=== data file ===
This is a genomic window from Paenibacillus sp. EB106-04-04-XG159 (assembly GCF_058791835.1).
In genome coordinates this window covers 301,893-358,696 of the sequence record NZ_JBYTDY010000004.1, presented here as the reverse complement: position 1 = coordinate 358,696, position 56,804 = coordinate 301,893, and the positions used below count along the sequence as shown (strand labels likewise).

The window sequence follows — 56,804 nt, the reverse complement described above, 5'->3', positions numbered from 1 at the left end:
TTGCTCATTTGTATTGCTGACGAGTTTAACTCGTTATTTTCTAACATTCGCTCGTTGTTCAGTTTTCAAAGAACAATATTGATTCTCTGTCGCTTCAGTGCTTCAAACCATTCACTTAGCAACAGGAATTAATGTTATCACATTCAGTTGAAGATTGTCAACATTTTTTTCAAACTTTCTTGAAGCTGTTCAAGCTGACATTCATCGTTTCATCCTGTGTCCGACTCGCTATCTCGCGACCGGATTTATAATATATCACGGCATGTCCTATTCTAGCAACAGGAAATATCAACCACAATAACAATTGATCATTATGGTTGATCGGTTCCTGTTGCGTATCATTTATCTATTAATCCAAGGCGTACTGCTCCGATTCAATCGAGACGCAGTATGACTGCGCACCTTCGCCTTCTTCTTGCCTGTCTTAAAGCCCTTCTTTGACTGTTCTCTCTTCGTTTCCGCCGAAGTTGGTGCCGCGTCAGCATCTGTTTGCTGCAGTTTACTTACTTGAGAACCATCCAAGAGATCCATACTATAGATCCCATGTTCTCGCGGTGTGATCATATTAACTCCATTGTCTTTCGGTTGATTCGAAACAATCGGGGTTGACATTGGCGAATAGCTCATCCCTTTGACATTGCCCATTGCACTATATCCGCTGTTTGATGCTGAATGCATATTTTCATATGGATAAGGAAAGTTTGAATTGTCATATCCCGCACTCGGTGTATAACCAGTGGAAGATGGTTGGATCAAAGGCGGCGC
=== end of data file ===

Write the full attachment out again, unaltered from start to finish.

This is a genomic window from Paenibacillus sp. EB106-04-04-XG159 (assembly GCF_058791835.1).
In genome coordinates this window covers 301,893-358,696 of the sequence record NZ_JBYTDY010000004.1, presented here as the reverse complement: position 1 = coordinate 358,696, position 56,804 = coordinate 301,893, and the positions used below count along the sequence as shown (strand labels likewise).

The window sequence follows — 56,804 nt, the reverse complement described above, 5'->3', positions numbered from 1 at the left end:
TTGCTCATTTGTATTGCTGACGAGTTTAACTCGTTATTTTCTAACATTCGCTCGTTGTTCAGTTTTCAAAGAACAATATTGATTCTCTGTCGCTTCAGTGCTTCAAACCATTCACTTAGCAACAGGAATTAATGTTATCACATTCAGTTGAAGATTGTCAACATTTTTTTCAAACTTTCTTGAAGCTGTTCAAGCTGACATTCATCGTTTCATCCTGTGTCCGACTCGCTATCTCGCGACCGGATTTATAATATATCACGGCATGTCCTATTCTAGCAACAGGAAATATCAACCACAATAACAATTGATCATTATGGTTGATCGGTTCCTGTTGCGTATCATTTATCTATTAATCCAAGGCGTACTGCTCCGATTCAATCGAGACGCAGTATGACTGCGCACCTTCGCCTTCTTCTTGCCTGTCTTAAAGCCCTTCTTTGACTGTTCTCTCTTCGTTTCCGCCGAAGTTGGTGCCGCGTCAGCATCTGTTTGCTGCAGTTTACTTACTTGAGAACCATCCAAGAGATCCATACTATAGATCCCATGTTCTCGCGGTGTGATCATATTAACTCCATTGTCTTTCGGTTGATTCGAAACAATCGGGGTTGACATTGGCGAATAGCTCATCCCTTTGACATTGCCCATTGCACTATATCCGCTGTTTGATGCTGAATGCATATTTTCATATGGATAAGGAAAGTTTGAATTGTCATATCCCGCACTCGGTGTATAACCAGTGGAAGATGGTTGGATCAAAGGCGGCGC